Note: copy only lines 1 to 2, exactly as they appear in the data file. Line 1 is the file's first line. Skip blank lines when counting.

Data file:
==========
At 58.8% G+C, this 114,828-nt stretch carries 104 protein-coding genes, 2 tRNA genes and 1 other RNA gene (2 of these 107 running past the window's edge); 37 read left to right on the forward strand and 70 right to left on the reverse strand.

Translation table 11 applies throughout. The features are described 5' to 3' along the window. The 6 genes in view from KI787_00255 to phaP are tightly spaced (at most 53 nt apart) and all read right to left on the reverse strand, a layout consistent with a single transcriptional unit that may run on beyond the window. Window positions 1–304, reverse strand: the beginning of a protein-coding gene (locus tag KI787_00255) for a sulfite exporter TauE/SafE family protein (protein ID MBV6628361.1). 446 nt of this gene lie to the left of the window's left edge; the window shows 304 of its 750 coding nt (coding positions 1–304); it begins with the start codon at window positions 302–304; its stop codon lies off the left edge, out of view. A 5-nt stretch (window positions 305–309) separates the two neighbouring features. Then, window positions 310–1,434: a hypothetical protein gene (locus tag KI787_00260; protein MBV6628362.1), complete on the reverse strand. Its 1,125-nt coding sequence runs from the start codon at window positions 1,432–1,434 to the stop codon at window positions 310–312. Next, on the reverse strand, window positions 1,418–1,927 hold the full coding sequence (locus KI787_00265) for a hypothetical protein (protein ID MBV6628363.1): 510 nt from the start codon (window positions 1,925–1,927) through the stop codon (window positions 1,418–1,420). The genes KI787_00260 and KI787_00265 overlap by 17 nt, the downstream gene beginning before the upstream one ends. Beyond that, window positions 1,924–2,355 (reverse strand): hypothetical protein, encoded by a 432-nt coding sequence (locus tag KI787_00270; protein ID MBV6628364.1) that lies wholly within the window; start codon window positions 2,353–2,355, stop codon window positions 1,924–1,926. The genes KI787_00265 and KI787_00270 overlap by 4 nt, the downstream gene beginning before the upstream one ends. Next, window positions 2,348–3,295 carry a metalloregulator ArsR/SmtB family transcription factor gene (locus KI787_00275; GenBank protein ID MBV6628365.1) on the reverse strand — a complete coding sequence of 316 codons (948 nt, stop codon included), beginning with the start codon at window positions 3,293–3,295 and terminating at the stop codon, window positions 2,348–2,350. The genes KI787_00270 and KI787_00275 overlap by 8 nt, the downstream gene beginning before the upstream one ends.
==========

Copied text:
At 58.8% G+C, this 114,828-nt stretch carries 104 protein-coding genes, 2 tRNA genes and 1 other RNA gene (2 of these 107 running past the window's edge); 37 read left to right on the forward strand and 70 right to left on the reverse strand.

Translation table 11 applies throughout. The features are described 5' to 3' along the window. The 6 genes in view from KI787_00255 to phaP are tightly spaced (at most 53 nt apart) and all read right to left on the reverse strand, a layout consistent with a single transcriptional unit that may run on beyond the window. Window positions 1–304, reverse strand: the beginning of a protein-coding gene (locus tag KI787_00255) for a sulfite exporter TauE/SafE family protein (protein ID MBV6628361.1). 446 nt of this gene lie to the left of the window's left edge; the window shows 304 of its 750 coding nt (coding positions 1–304); it begins with the start codon at window positions 302–304; its stop codon lies off the left edge, out of view. A 5-nt stretch (window positions 305–309) separates the two neighbouring features. Then, window positions 310–1,434: a hypothetical protein gene (locus tag KI787_00260; protein MBV6628362.1), complete on the reverse strand. Its 1,125-nt coding sequence runs from the start codon at window positions 1,432–1,434 to the stop codon at window positions 310–312. Next, on the reverse strand, window positions 1,418–1,927 hold the full coding sequence (locus KI787_00265) for a hypothetical protein (protein ID MBV6628363.1): 510 nt from the start codon (window positions 1,925–1,927) through the stop codon (window positions 1,418–1,420). The genes KI787_00260 and KI787_00265 overlap by 17 nt, the downstream gene beginning before the upstream one ends. Beyond that, window positions 1,924–2,355 (reverse strand): hypothetical protein, encoded by a 432-nt coding sequence (locus tag KI787_00270; protein ID MBV6628364.1) that lies wholly within the window; start codon window positions 2,353–2,355, stop codon window positions 1,924–1,926. The genes KI787_00265 and KI787_00270 overlap by 4 nt, the downstream gene beginning before the upstream one ends. Next, window positions 2,348–3,295 carry a metalloregulator ArsR/SmtB family transcription factor gene (locus KI787_00275; GenBank protein ID MBV6628365.1) on the reverse strand — a complete coding sequence of 316 codons (948 nt, stop codon included), beginning with the start codon at window positions 3,293–3,295 and terminating at the stop codon, window positions 2,348–2,350. The genes KI787_00270 and KI787_00275 overlap by 8 nt, the downstream gene beginning before the upstream one ends.